I'm getting ready for the “School of Légèreté” clinic with Bea Borelle next week. Part of my preparation is to go over my notes from the previous clinic. I wanted to share with you Philippe Karl's circular chart to horse-training. The chart focuses on what to train rather than the result of the training (rhythm, relaxation, contact, impulsion, straightness and collection). The start, and end, of all training is the horse's lightness to the rider's hand. But before I go into the sequence of what to train, let's look at what is in the centre of the circle.
Respect to the horse
Respect to the horse means knowing about the nature of the horse's psyche in order to be able to present the request you have so the horse can understand you. Horses don't speak English, Swedish or any other spoken or written language. They speak horse. To respect the horse also means to know about the biomechanics of the horse, how the horse balances himself and how he carries his weight distributed over his four legs. It also includes respecting and seeing the individual horse and recognising both similarities with and differences from other horses.
Lightness to the hand, balance and impulsion
Lightness to the hand is the starting point in Philippe Karl's training chart. Without lightness to the hand the horse is not in a proper balance. Impulsion (lightness to the legs) is only of use if the horse is in balance and light in hand. These three concepts cannot be separated, therefore there are arrows connecting all three of them.
1) Lightness to the hand
Lightness to the hand means that the horse neither leans on the bit (again balance as mentioned above. This can also be phrased as resistance of weight) nor contracts the jaw (resistance of force). Lightness to the hand means that the horse is gently playing with the bit, lifting it with its tongue and that the horse can easily swallow. This is something the horse can and should be trained to do. For the horse to be able to express lightness to the hand, the nose band (if used at all) should be loosely fitted, and the rider cannot act backwards with her hands.
The part of the horse's spine that is the most flexible is the horse's neck. Contrary to popular belief, the horse's anatomy does not allow the horse to bend laterally in its spine throughout its whole longitudinal axis. The only part of the horse's body the rider really can influence with stretching exercise is the horse's neck. Exercises to improve flexibility are the flexion of the horse's neck up and down, to the right and to the left in halt, walk, trot and canter. These exercises will lead to suppleness and, together with “3) Mobility”, also to straightness and rhythm in all gaits. The double headed arrow indicates that when a horse becomes more flexible, he will also get lighter in hand.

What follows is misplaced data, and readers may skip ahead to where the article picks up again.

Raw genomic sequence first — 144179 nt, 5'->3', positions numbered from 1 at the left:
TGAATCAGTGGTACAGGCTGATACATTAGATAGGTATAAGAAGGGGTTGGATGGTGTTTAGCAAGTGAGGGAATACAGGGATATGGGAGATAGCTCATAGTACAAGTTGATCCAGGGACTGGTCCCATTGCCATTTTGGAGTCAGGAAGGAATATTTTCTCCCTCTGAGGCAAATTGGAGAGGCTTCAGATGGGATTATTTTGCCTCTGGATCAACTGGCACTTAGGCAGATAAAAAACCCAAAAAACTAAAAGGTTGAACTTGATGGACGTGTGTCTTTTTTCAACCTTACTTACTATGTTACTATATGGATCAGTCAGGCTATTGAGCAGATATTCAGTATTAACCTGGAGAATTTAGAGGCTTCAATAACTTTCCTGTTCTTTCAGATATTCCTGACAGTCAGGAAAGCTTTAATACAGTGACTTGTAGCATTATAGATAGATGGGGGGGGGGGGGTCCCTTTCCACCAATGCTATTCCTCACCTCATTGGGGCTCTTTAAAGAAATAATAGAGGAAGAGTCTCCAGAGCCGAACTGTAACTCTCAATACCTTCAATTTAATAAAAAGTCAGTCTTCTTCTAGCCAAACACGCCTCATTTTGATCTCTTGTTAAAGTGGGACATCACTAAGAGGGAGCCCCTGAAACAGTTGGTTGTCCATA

To train mobility in the horse includes bending the horse in both directions, turning in both directions and also practicing sideways movements like shoulder in, travers, renvers and half pass. A horse is said to be straight when it can just as easily be turned to the right as to the left, perform right shoulder in as well as left etc. When the horse is light in hand, flexible and mobile, he will also move with rhythm. The double headed arrow indicates that when a horse becomes more mobile, he will also get more flexible.
Collection means the horse is carrying more of its weight on its hind legs by flexing the joints in the hind legs and in doing so engage the hind legs under the body. Transitions and rein-back where the horse lightens the forehand (raises the neck) and remains light in hand, together with lightness to the rider's legs (impulsion) are used to achieve collection. The circle is complete since as the horse develops the ability to collect, he will also become lighter in hand. The double headed arrow indicates that when a horse becomes lighter in hand, he will also develop a more brilliant collection.
Thanks to Mark Stanton of Natural Horsemanship Magazine for proof reading! All remaining errors are all my own.